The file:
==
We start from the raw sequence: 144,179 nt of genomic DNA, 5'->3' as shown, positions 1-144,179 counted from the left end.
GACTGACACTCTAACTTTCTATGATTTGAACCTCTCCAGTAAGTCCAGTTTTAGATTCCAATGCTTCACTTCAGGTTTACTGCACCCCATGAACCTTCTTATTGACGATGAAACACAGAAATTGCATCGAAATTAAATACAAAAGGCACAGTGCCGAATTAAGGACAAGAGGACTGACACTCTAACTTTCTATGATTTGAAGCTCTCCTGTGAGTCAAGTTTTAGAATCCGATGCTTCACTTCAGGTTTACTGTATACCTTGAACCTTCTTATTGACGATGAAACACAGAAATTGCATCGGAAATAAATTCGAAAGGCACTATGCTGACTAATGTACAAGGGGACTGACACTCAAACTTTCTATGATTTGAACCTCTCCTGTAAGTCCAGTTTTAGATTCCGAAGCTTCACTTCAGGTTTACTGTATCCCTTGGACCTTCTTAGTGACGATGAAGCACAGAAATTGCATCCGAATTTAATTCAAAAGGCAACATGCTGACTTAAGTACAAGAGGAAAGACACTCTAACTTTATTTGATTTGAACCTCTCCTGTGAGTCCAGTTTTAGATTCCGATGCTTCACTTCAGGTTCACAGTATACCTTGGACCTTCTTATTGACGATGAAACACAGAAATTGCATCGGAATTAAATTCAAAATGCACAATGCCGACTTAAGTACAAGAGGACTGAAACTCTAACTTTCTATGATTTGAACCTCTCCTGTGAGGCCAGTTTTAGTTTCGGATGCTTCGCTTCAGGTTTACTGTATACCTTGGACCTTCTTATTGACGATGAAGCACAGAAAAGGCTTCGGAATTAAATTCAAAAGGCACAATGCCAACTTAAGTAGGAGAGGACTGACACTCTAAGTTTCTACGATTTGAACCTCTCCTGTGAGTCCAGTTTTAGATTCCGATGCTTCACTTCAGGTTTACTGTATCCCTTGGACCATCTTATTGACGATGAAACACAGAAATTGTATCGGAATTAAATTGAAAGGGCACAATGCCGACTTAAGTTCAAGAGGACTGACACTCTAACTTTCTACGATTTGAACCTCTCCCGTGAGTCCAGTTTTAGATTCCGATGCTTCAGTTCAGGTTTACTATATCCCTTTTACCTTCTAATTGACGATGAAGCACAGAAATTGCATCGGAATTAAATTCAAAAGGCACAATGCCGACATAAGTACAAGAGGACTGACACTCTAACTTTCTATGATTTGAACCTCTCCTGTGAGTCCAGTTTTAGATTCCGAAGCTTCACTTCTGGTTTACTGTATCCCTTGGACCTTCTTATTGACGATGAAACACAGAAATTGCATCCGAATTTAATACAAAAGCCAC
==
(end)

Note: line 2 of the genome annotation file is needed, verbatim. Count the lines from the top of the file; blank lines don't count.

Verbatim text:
GACTGACACTCTAACTTTCTATGATTTGAACCTCTCCAGTAAGTCCAGTTTTAGATTCCAATGCTTCACTTCAGGTTTACTGCACCCCATGAACCTTCTTATTGACGATGAAACACAGAAATTGCATCGAAATTAAATACAAAAGGCACAGTGCCGAATTAAGGACAAGAGGACTGACACTCTAACTTTCTATGATTTGAAGCTCTCCTGTGAGTCAAGTTTTAGAATCCGATGCTTCACTTCAGGTTTACTGTATACCTTGAACCTTCTTATTGACGATGAAACACAGAAATTGCATCGGAAATAAATTCGAAAGGCACTATGCTGACTAATGTACAAGGGGACTGACACTCAAACTTTCTATGATTTGAACCTCTCCTGTAAGTCCAGTTTTAGATTCCGAAGCTTCACTTCAGGTTTACTGTATCCCTTGGACCTTCTTAGTGACGATGAAGCACAGAAATTGCATCCGAATTTAATTCAAAAGGCAACATGCTGACTTAAGTACAAGAGGAAAGACACTCTAACTTTATTTGATTTGAACCTCTCCTGTGAGTCCAGTTTTAGATTCCGATGCTTCACTTCAGGTTCACAGTATACCTTGGACCTTCTTATTGACGATGAAACACAGAAATTGCATCGGAATTAAATTCAAAATGCACAATGCCGACTTAAGTACAAGAGGACTGAAACTCTAACTTTCTATGATTTGAACCTCTCCTGTGAGGCCAGTTTTAGTTTCGGATGCTTCGCTTCAGGTTTACTGTATACCTTGGACCTTCTTATTGACGATGAAGCACAGAAAAGGCTTCGGAATTAAATTCAAAAGGCACAATGCCAACTTAAGTAGGAGAGGACTGACACTCTAAGTTTCTACGATTTGAACCTCTCCTGTGAGTCCAGTTTTAGATTCCGATGCTTCACTTCAGGTTTACTGTATCCCTTGGACCATCTTATTGACGATGAAACACAGAAATTGTATCGGAATTAAATTGAAAGGGCACAATGCCGACTTAAGTTCAAGAGGACTGACACTCTAACTTTCTACGATTTGAACCTCTCCCGTGAGTCCAGTTTTAGATTCCGATGCTTCAGTTCAGGTTTACTATATCCCTTTTACCTTCTAATTGACGATGAAGCACAGAAATTGCATCGGAATTAAATTCAAAAGGCACAATGCCGACATAAGTACAAGAGGACTGACACTCTAACTTTCTATGATTTGAACCTCTCCTGTGAGTCCAGTTTTAGATTCCGAAGCTTCACTTCTGGTTTACTGTATCCCTTGGACCTTCTTATTGACGATGAAACACAGAAATTGCATCCGAATTTAATACAAAAGCCAC